Home Section A - News Brown Bag Speaker on Feminism and Catholicism

Brown Bag Speaker on Feminism and Catholicism

15
0
SHARE

By Erin Hannon

This semester the History Department brought back its Brown Bag speaker series. Held during the lunch block on Thursdays, the theme for this year’s series is “Gender, Feminism, and History.”  In the fall, the series covered a vast array of topics including homosexuality in South Africa, women’s roles during China’s war with Japan, and abortion in the 1950’s. For this semester the topics are just as interesting.

The first speaker of the semester was RC’s own Dr. Mary Henold. Much of Dr. Henold’s research focuses on the intersection between Feminism and Catholicism. Dr. Henold’s first book, and earlier research, focuses on some of the louder voices that fall under the Catholic and Feminist groups. However, her current research, looks at the less studied “women in the pews,” or the laywomen.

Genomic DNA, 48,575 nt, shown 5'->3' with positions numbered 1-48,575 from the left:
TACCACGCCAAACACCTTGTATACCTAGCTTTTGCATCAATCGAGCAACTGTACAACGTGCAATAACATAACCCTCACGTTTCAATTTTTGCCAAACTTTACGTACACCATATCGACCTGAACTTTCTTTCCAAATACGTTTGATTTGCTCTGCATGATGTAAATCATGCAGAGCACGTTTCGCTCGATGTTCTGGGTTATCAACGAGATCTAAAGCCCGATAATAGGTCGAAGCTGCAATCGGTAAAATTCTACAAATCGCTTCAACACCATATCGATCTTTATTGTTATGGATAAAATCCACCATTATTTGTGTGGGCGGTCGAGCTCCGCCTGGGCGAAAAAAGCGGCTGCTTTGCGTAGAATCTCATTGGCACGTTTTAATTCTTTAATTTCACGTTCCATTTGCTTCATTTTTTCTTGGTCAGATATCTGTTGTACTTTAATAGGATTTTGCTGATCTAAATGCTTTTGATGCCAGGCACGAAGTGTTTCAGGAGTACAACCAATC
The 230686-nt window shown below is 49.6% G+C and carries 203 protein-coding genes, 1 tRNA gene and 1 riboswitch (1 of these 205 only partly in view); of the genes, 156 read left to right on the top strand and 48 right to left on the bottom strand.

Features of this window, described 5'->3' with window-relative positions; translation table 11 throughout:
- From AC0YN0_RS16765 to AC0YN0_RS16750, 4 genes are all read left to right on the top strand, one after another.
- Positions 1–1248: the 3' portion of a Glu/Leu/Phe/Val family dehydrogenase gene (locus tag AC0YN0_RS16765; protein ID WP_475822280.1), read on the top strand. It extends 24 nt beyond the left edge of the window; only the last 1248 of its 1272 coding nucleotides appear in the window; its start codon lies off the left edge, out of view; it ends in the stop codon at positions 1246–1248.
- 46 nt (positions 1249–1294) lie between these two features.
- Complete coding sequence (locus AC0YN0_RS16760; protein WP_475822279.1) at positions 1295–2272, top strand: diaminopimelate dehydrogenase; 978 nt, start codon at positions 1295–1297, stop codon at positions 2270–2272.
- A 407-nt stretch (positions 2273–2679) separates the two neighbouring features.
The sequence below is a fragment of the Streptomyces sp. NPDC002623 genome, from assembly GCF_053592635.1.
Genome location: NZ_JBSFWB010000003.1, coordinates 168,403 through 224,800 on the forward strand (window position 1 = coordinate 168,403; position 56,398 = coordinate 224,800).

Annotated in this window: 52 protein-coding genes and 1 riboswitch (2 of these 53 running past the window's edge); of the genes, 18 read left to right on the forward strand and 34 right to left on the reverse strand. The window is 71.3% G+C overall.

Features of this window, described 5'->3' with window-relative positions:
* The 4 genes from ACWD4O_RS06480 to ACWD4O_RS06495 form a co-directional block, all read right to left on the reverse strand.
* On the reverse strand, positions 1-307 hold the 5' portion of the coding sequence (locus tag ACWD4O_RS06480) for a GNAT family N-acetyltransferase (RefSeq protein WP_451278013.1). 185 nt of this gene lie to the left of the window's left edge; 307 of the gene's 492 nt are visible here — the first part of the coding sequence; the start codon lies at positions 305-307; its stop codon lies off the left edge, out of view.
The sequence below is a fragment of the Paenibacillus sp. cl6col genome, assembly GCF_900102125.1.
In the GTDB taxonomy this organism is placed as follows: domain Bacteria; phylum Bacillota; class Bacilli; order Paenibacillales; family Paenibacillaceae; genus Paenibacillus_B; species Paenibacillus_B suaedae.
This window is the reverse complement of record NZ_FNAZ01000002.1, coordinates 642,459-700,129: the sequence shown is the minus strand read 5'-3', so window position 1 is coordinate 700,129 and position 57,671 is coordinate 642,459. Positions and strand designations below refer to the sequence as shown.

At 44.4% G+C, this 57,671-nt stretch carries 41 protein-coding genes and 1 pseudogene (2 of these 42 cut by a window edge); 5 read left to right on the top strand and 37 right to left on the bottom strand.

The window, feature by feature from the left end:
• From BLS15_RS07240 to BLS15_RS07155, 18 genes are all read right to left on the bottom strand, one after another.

CF_icon

Between 1960 and 1975, there were two events that had a huge impact on both Catholicism and Feminism: the Second Vatican Council, and the Women’s Liberation movement. The Second Vatican Council was a worldwide meeting of bishops where the Catholic Church worked to adjust to the modern era. This event encouraged laypeople to be more active and involved in the everyday community of the Catholic Church. Around this time the Women’s Liberation Movement began gaining more prominence. This Movement encouraged women to take back their agency and strive to be more independent.

These two events collided and led to many contradictory views. Each side had many strong supporters as well as many vehement critics, however, the majority of people fell somewhere in the middle. The Catholic laywomen in particular were the most involved with these new advancements. They faced many difficult decisions and were often forced to choose between the two conflicting views.

Instead of picking a side, these women ended up using elements from both movements and changing their involvement in the Catholic Church. While they did not see themselves as feminists, the laywomen began to view themselves as more important and strived to play a bigger role in the Church.

The speaker series will continue on February 25th with Dr. Nichole Sanders from Lynchburg College. Dr. Sanders will continue discussing the connection between gender and religion in her speech entitled, “Morals at Mid-Century: Sex, the Union Feminina Catolica Mexicana and the 1950’s Mexico City Pro-Moralty Campaigns.” As with all of the speakers, students and faculty from all majors are encouraged to attend.